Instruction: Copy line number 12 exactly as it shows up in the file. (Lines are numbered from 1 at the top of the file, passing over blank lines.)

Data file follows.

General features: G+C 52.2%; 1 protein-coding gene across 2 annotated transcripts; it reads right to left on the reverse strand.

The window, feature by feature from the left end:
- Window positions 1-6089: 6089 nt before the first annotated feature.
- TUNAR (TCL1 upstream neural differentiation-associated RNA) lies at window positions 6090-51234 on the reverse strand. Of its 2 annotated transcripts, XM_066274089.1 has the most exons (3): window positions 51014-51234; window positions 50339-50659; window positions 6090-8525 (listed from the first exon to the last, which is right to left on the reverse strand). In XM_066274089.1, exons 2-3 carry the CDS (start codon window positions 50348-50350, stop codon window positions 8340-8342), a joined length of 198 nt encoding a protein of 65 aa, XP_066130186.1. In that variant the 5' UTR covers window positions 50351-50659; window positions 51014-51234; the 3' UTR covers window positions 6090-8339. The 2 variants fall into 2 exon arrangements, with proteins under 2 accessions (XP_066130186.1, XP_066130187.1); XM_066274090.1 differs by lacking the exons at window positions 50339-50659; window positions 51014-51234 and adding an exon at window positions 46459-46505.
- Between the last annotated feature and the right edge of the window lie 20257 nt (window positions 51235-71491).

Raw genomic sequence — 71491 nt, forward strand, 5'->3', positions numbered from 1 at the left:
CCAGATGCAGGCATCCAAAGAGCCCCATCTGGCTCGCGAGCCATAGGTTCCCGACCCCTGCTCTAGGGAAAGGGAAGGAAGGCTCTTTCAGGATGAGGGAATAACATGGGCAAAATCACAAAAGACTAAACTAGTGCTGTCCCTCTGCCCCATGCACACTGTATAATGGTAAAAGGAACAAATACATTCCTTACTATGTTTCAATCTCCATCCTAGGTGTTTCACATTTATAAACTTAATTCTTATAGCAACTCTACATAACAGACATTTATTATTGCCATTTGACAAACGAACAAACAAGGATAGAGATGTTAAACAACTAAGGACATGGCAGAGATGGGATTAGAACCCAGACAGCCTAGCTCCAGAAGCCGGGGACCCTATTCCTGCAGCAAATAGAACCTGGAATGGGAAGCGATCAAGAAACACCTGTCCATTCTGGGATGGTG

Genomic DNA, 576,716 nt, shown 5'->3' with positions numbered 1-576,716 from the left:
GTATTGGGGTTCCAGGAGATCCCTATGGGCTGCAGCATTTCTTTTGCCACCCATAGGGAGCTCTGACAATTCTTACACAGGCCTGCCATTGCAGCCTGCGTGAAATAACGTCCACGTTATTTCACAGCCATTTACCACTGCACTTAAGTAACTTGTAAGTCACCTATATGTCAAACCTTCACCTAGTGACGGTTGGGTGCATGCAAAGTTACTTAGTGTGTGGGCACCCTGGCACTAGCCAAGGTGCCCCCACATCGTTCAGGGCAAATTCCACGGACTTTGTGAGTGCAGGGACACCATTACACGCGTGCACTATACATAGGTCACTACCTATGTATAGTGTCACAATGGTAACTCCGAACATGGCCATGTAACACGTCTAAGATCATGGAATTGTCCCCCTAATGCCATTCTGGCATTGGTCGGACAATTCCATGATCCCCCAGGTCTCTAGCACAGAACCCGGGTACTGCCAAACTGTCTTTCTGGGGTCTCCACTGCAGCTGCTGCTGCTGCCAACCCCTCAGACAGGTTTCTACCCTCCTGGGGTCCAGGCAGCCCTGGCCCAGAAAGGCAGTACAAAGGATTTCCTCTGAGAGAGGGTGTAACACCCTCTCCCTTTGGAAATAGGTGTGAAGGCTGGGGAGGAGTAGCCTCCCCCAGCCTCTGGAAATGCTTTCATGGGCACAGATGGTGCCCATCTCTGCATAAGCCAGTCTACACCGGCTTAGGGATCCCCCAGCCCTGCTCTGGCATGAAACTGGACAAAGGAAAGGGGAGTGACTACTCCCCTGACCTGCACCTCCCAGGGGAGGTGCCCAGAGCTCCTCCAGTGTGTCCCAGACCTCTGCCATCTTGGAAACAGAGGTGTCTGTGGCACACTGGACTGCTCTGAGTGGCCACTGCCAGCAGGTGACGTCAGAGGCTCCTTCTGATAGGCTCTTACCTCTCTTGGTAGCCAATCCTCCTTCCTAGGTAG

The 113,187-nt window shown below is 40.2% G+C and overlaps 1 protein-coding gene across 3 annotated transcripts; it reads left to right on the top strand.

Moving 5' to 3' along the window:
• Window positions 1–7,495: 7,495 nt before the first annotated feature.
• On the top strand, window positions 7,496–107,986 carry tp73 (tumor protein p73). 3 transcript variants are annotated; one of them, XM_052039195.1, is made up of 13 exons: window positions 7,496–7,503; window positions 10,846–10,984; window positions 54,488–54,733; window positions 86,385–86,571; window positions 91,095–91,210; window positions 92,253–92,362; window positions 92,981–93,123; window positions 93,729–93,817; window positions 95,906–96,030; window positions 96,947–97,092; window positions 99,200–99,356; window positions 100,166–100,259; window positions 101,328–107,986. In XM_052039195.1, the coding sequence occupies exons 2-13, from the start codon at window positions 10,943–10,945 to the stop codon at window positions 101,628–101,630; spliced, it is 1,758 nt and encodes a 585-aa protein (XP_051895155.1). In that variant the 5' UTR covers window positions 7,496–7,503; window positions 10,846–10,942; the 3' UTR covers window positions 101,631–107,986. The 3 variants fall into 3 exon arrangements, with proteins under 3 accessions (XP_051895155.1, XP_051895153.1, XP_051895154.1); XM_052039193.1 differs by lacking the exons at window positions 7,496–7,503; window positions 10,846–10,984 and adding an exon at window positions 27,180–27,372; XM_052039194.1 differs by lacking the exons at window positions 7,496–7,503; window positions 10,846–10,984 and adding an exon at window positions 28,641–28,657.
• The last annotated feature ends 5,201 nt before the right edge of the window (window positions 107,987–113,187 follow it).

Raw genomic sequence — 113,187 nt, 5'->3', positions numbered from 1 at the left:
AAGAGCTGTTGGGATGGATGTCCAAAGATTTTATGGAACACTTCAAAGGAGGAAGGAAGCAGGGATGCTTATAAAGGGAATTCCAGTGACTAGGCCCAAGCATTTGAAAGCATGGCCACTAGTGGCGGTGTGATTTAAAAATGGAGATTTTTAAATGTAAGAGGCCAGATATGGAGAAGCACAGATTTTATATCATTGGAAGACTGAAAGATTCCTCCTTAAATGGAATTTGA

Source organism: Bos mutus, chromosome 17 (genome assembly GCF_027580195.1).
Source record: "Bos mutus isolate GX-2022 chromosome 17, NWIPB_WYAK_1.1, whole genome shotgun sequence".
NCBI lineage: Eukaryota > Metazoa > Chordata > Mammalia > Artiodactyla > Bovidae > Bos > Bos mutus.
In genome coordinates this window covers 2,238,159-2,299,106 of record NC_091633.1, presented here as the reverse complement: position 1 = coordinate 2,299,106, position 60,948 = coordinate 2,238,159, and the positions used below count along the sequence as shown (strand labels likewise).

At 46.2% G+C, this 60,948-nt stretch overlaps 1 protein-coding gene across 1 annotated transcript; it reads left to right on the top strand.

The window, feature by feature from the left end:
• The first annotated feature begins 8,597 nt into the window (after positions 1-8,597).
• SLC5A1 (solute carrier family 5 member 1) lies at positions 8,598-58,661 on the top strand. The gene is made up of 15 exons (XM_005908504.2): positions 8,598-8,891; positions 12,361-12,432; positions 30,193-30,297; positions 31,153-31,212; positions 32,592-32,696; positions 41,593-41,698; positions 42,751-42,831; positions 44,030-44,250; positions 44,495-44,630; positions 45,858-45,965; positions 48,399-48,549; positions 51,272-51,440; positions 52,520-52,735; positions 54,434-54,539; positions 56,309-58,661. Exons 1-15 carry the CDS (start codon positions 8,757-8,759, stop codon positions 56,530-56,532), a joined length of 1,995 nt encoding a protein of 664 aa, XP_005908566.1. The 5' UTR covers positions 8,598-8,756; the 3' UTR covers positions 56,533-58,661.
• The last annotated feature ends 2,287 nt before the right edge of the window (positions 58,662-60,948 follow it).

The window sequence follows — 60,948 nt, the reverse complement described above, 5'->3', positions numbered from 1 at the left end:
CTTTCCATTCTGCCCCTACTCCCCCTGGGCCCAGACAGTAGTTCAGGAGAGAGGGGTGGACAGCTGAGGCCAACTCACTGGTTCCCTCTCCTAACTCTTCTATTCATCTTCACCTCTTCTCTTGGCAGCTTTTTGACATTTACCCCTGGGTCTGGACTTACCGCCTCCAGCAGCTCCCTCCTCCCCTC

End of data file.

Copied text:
• Window positions 1–7,495: 7,495 nt before the first annotated feature.